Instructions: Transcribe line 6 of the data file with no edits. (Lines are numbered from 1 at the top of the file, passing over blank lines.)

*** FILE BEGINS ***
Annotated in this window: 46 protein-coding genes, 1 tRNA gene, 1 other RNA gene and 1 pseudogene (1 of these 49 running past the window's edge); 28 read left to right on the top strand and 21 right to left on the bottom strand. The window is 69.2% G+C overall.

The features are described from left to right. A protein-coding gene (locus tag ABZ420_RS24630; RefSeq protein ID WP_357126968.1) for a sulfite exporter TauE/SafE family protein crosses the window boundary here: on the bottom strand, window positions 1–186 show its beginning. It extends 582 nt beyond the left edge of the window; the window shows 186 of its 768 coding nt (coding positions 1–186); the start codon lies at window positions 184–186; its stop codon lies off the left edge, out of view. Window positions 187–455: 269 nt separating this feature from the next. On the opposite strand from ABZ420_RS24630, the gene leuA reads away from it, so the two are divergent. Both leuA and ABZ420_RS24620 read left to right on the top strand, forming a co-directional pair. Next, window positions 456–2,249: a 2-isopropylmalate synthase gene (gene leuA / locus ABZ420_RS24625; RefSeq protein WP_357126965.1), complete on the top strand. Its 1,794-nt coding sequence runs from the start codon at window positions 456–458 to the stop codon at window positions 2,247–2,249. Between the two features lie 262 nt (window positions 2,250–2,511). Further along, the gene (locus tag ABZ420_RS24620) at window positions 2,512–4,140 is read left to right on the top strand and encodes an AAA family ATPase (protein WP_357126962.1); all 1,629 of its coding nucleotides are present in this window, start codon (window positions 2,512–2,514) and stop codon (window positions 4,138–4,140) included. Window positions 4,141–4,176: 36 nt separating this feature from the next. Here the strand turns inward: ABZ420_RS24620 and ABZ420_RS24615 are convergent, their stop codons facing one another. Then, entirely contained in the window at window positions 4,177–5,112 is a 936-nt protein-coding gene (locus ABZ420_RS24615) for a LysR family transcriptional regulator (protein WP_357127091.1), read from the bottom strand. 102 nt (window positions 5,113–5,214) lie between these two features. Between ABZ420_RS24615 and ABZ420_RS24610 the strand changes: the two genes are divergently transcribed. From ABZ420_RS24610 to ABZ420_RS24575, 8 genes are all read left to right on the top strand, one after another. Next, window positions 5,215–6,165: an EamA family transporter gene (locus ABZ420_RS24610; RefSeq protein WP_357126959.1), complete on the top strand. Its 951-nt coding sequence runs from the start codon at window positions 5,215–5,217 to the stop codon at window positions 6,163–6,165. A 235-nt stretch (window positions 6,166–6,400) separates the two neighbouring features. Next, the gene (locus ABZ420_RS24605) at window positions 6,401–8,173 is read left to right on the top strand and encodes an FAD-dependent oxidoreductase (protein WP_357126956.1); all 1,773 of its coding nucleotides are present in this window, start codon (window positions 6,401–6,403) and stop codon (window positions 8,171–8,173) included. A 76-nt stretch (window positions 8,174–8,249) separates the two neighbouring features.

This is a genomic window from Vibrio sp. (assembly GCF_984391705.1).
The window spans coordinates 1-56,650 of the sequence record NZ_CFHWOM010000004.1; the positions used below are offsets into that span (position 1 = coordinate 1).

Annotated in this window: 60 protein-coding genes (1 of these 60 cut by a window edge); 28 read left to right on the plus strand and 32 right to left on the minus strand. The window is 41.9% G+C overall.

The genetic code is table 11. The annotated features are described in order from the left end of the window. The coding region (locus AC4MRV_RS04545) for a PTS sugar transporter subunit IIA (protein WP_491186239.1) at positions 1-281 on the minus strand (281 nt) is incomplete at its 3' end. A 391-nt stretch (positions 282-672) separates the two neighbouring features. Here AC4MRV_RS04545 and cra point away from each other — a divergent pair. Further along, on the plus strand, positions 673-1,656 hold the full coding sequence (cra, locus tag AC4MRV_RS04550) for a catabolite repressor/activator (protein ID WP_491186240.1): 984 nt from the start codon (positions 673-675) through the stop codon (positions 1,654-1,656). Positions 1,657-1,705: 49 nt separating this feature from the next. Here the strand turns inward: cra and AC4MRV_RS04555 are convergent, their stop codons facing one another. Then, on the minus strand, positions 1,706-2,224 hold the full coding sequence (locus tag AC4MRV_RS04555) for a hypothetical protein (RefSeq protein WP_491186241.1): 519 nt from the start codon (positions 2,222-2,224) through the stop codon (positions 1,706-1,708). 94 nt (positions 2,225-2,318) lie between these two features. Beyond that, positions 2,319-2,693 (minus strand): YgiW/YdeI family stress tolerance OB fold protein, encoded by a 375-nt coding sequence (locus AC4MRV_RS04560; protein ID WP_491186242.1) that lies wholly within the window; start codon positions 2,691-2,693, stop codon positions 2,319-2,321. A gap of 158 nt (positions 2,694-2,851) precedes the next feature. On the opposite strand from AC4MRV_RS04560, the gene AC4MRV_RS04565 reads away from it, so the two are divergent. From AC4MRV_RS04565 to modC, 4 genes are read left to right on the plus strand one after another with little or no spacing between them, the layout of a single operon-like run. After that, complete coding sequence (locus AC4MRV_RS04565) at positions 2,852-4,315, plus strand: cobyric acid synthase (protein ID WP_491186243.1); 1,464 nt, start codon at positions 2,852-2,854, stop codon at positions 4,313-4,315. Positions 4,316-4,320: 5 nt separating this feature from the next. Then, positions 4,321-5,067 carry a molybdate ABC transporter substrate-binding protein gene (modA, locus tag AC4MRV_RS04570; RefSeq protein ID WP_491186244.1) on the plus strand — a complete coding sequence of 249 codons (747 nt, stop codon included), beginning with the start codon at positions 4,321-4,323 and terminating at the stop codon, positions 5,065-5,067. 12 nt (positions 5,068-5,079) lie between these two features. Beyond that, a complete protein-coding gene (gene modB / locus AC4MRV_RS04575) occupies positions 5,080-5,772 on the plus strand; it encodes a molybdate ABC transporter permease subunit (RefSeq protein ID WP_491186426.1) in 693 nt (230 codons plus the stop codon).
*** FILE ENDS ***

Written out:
The genetic code is table 11. The annotated features are described in order from the left end of the window. The coding region (locus AC4MRV_RS04545) for a PTS sugar transporter subunit IIA (protein WP_491186239.1) at positions 1-281 on the minus strand (281 nt) is incomplete at its 3' end. A 391-nt stretch (positions 282-672) separates the two neighbouring features. Here AC4MRV_RS04545 and cra point away from each other — a divergent pair. Further along, on the plus strand, positions 673-1,656 hold the full coding sequence (cra, locus tag AC4MRV_RS04550) for a catabolite repressor/activator (protein ID WP_491186240.1): 984 nt from the start codon (positions 673-675) through the stop codon (positions 1,654-1,656). Positions 1,657-1,705: 49 nt separating this feature from the next. Here the strand turns inward: cra and AC4MRV_RS04555 are convergent, their stop codons facing one another. Then, on the minus strand, positions 1,706-2,224 hold the full coding sequence (locus tag AC4MRV_RS04555) for a hypothetical protein (RefSeq protein WP_491186241.1): 519 nt from the start codon (positions 2,222-2,224) through the stop codon (positions 1,706-1,708). 94 nt (positions 2,225-2,318) lie between these two features. Beyond that, positions 2,319-2,693 (minus strand): YgiW/YdeI family stress tolerance OB fold protein, encoded by a 375-nt coding sequence (locus AC4MRV_RS04560; protein ID WP_491186242.1) that lies wholly within the window; start codon positions 2,691-2,693, stop codon positions 2,319-2,321. A gap of 158 nt (positions 2,694-2,851) precedes the next feature. On the opposite strand from AC4MRV_RS04560, the gene AC4MRV_RS04565 reads away from it, so the two are divergent. From AC4MRV_RS04565 to modC, 4 genes are read left to right on the plus strand one after another with little or no spacing between them, the layout of a single operon-like run. After that, complete coding sequence (locus AC4MRV_RS04565) at positions 2,852-4,315, plus strand: cobyric acid synthase (protein ID WP_491186243.1); 1,464 nt, start codon at positions 2,852-2,854, stop codon at positions 4,313-4,315. Positions 4,316-4,320: 5 nt separating this feature from the next. Then, positions 4,321-5,067 carry a molybdate ABC transporter substrate-binding protein gene (modA, locus tag AC4MRV_RS04570; RefSeq protein ID WP_491186244.1) on the plus strand — a complete coding sequence of 249 codons (747 nt, stop codon included), beginning with the start codon at positions 4,321-4,323 and terminating at the stop codon, positions 5,065-5,067. 12 nt (positions 5,068-5,079) lie between these two features. Beyond that, a complete protein-coding gene (gene modB / locus AC4MRV_RS04575) occupies positions 5,080-5,772 on the plus strand; it encodes a molybdate ABC transporter permease subunit (RefSeq protein ID WP_491186426.1) in 693 nt (230 codons plus the stop codon).